In response to recent bear conflicts in Colorado, including close encounters, home invasions and an attack on a camper in Boulder County, Colorado Parks and Wildlife urges residents to get educated and work to prevent human-wildlife conflicts.
Although the bear population in the state is estimated to be from 17,000 to 20,000, in contrast to a human population of about 5.5 million, wildlife officials stress human-bear conflicts as a primary concern. Most bear conflicts can be attributed to a lack of wildlife knowledge or a blatant disregard for preventative rules and basic cautionary measures.
"Bears are just doing what comes naturally to them," Perry Will, Glenwood Springs wildlife manager, said in a news release. "They are driven by hunger and instinct and, when their natural food sources become scarce like we've seen with the recent dry spell in some areas, they look for other sources. That brings them into communities where they easily find all kinds of things to eat. Humans on the other hand have a choice in how they behave."
Interactions continue to occur and appear in headlines even after years of information, education-outreach efforts, trash-storage ordinances in communities with high rates of bear activity and efforts to reduce bear populations in conflict areas.
Above all else, wildlife managers stress that the public should keep food away from bears and never feed a bear. Feeding bears is illegal in Colorado, and will essentially sentence the animal to death in the long run. Bears have excellent memories and will remember where trash is consistently left out, cars that have food in them, bird-feeders that are within reach and people who feed bears.
CPW also urges people to never allow a bear to feel comfortable or think it's safe to be around humans. When a bear is in a human-occupied space, wildlife officers advise people immediately try to make it feel unwelcome. People should talk loudly, bang pots and pans, throw rocks or sticks, etc., and attempt to drive the animal away.
If a bear does not respond to hazing or continues to approach, never turn and run. People should stand their ground and prepare to defend themselves at all costs. If a bear attacks, dispense bear spray into the eyes and snout, punch and kick as aggressively as possible, use nearby rocks, branches, dirt, keys or other objects that can be used as weapons, and assault the animal's most sensitive areas, such as eyes, snout, nostrils, ears and genitals.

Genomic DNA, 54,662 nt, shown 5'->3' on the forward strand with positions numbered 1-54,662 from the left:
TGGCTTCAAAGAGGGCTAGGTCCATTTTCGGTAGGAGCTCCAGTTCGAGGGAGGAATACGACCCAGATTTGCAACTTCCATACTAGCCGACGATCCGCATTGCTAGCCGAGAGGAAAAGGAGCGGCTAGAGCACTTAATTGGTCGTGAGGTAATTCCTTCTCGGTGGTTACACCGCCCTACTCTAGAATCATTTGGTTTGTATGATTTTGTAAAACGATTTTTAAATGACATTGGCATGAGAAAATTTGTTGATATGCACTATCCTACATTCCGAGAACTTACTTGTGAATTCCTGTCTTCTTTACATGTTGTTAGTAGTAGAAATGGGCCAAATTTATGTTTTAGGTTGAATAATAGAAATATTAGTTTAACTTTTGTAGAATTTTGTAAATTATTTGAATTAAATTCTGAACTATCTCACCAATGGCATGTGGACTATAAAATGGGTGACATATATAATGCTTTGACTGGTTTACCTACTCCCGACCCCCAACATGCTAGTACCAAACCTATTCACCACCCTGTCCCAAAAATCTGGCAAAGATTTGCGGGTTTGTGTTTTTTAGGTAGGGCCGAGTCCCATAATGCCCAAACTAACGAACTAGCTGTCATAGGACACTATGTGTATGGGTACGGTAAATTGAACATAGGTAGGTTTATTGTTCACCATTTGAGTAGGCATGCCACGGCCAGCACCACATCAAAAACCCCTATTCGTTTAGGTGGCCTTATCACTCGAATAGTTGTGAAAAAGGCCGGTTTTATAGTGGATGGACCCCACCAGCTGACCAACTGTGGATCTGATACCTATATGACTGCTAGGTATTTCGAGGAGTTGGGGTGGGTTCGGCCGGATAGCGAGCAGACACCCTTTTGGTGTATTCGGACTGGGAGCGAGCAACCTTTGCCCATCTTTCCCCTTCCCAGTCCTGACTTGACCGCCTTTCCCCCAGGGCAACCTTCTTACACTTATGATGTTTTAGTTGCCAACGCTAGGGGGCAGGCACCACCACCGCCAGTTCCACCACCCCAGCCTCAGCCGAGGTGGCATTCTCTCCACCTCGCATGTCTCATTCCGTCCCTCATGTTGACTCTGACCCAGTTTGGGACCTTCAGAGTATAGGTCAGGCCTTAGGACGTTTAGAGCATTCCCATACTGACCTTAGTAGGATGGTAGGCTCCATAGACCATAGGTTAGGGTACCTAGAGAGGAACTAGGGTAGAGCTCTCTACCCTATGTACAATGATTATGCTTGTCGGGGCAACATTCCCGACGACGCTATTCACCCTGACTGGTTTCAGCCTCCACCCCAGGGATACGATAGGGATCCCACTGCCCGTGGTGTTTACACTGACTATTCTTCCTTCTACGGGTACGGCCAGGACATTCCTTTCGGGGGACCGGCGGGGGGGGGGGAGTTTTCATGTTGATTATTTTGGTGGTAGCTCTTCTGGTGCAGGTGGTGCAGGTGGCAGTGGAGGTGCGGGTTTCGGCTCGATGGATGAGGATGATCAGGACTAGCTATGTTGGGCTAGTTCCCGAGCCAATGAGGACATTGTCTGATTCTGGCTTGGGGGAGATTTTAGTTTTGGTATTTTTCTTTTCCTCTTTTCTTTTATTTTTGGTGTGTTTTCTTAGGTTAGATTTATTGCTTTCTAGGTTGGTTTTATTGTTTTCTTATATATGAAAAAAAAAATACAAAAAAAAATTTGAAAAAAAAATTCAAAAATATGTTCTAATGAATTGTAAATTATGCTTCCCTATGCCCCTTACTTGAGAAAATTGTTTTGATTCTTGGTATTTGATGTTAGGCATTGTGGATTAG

Recognize that bears, when caused pain, perceive the defense as a threat, and will either flee the area or continue the attack. Do not, under any circumstance, give up or submit to the bear, and fight back by any means.
Although black bears in Colorado rarely attack people and eat mostly acorns and berries, with an occasional meal of carrion, fawns or elk calves, certain situations will cause them to maul and kill.
"The major concern is when a person surprises a bear, or if a person makes a bear feel threatened or cornered, it will likely respond forcefully," Riggs said.
CPW recommends bear spray, rather than firearms, as a first means of defense. It's always wise to carry bear spray in areas known for high bear activity and residents who live in bear country should keep some at home.
"We understand people have the right to legally carry and use a firearm to defend themselves from a bear attack, but it's not as effective as people think, and if you shoot your gun in a residential area or a crowded campsite you could accidentally kill someone. Bear spray is actually a much more effective deterrent, proven in several field studies," Dean Riggs, northwest regional manager, said.
The public should view bears with binoculars or a camera from a safe distance. It is never appropriate to try and get closer or interact with the animal in any way.